But you have to credit Orlando for doing things the way you're supposed to. Dwight Howard got his touches on every play and more often than not, got deep post position. When the Raptors helped out on the Man-Child, the ball either swung around the arc to the open man or was passed to a cutter who went to the basket for an easy lay-up. Heck, sometimes Howard simply just powered his way into the hoop despite having the Raptors draped all over him. And when Howard came out of the game, the Raptors still had their hands full. Having Mickael Pietrus come off the bench just made the team that much more relentless. When I think back on the game, it's no wonder the Raptors were simply overpowered.
Nevertheless, defense has to be about effort, and the Raptors continually gave up defensively. Sure, Triano has often preached about leaving the arc open and risking to see if a team can make 3 pointers consistently. "Protect the interior" seems to be his mantra. I don't believe though, that Triano wanted the Raptors to simply abandon their post and allow the Magic to shoot open 3s for most of the game. I know that the fans in my section certainly didn't accept it either.
There is a drill that I see every year from Byron Scott and the New Orleans Hornets. It happens every year that they've been a part of NBA TV's Real Training Camp show. The Hornets will run a drill where everyone is standing on the arc. A help defender drops down. The pass heads to the outside arc and begins to be passed around the arc. It's up to the defensive player that's dropped down to help against the big man to properly rotate over to the open shooter so that the team at least contests the three point shot.
It's something that we've hardly seen the Raptors ever do in a defensive rotation.
How many open looks did the Magic get? I honestly don't know. But what's obvious to me is that we simply don't have players that are smart enough or have the proper effort to run out against open shooters on a consistent basis. Not even an EFFORT was made, which was just simply the most frustrating part about watching a game like this as a fan and as a blogger.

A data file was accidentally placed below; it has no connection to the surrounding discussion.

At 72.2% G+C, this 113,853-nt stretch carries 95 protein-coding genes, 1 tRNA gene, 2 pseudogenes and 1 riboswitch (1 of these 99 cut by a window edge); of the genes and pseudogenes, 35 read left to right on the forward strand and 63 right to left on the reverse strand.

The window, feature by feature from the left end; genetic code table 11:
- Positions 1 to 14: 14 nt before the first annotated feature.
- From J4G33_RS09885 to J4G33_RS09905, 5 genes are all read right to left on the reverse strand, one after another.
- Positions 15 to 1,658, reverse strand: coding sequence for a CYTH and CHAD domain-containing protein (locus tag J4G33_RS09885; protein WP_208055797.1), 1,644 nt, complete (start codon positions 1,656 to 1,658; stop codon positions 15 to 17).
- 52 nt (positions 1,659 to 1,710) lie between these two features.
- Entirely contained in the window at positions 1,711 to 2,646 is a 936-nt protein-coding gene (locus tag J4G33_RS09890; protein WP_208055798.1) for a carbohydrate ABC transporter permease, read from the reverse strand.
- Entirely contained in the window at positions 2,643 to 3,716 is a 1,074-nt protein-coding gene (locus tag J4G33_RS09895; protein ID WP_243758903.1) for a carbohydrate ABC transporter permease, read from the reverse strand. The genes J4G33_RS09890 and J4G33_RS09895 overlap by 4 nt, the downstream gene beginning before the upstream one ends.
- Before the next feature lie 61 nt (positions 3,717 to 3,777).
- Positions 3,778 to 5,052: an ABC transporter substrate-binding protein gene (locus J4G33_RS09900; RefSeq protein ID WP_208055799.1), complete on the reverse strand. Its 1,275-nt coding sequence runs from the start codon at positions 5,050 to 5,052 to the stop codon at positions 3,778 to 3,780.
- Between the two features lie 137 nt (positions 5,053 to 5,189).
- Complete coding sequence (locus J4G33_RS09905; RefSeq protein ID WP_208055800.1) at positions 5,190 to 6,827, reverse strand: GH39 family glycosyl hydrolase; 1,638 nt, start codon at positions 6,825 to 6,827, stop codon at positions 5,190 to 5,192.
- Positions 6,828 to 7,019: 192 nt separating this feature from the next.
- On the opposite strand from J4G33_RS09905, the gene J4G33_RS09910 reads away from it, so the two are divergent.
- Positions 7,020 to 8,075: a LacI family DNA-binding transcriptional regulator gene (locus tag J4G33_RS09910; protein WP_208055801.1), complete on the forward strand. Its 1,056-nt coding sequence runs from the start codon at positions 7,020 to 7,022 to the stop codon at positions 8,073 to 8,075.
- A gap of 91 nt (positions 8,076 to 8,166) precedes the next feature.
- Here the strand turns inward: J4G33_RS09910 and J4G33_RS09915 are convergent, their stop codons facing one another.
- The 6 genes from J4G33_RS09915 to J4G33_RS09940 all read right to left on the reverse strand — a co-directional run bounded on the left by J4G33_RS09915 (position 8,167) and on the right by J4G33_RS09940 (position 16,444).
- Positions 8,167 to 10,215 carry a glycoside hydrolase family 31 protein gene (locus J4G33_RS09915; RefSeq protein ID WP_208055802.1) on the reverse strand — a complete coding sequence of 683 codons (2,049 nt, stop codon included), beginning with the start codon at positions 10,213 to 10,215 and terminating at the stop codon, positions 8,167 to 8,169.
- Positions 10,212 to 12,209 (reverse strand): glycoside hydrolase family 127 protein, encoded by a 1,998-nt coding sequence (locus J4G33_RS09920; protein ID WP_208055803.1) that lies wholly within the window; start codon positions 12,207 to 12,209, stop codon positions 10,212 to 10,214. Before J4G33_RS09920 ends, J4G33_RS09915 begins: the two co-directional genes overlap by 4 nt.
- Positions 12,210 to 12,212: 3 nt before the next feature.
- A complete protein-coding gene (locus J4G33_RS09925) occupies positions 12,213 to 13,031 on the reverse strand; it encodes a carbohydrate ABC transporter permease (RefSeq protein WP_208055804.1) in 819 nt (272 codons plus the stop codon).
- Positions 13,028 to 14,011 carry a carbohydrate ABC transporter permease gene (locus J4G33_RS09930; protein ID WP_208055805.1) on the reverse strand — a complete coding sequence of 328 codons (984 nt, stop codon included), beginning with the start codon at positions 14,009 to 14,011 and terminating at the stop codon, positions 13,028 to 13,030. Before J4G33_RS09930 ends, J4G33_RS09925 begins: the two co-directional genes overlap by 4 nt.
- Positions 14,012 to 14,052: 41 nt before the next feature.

Now in my mind, there were two bright spots for the afternoon. They were both Bargnani and Calderon. While Bargnani's shooting night descended into trouble in the third and fourth, I still felt the effort there defensively. There were plenty of times that he managed to work Howard. While Howard did best Bargnani on more than a couple plays, at least our Italian gunner managed to draw a charge on one play and keep Howard outside of his comfort range at times, which is more than could be said about the other Howard defenders.
Calderon, on the other hand, kept the Raptors in the game early with an assortment of jumpers. He also seemed to be one of the few players unafraid of trying to get to the hoop, despite having a hamstring that again was less than 100 per cent, and despite going up against the big and dominating presence of the Magic's front-court. But that's far from enough to take on one of the best teams in the Eastern Conference.
When I went into this game, I went knowing that the Raptors were likely going to drop it against one of the best teams in the Eastern Conference. The Magic have been 8-2 in their last 10 games, have gotten a key player back from injury and are one of the few teams that just might challenge Cleveland and Boston in the playoffs. But seeing everything live just gave me a new perspective on the situation. The ACC is far from being a dead arena and the fans are not without hope. They are willing to cheer effort. Chants of "Joey-Joey" arose from the crowd in the second quarter. Even in the fourth, down twenty, the crowd tried to bring the Raptors back into it when they cut the lead to 15 points.
But you know what? The fans can't be the only ones bringing it. We will yell, scream, shout our way into trying to give the Raptors some reason to play better. Fans care. That's why, in the end, we boo'd.
We boo'd because we care so much about our team that it's unacceptable to us to watching a team fail so badly at being competitive.
We boo'd because we know that taking the ball to the hoop can hurt and taking an open jumper is easier, but when your shot isn't falling, you need to change your tactics.
We boo'd because every day we see this same team stepping out onto the floor and on any given night, they just might give up.
Something's gotta give before the fans stop caring enough to boo too.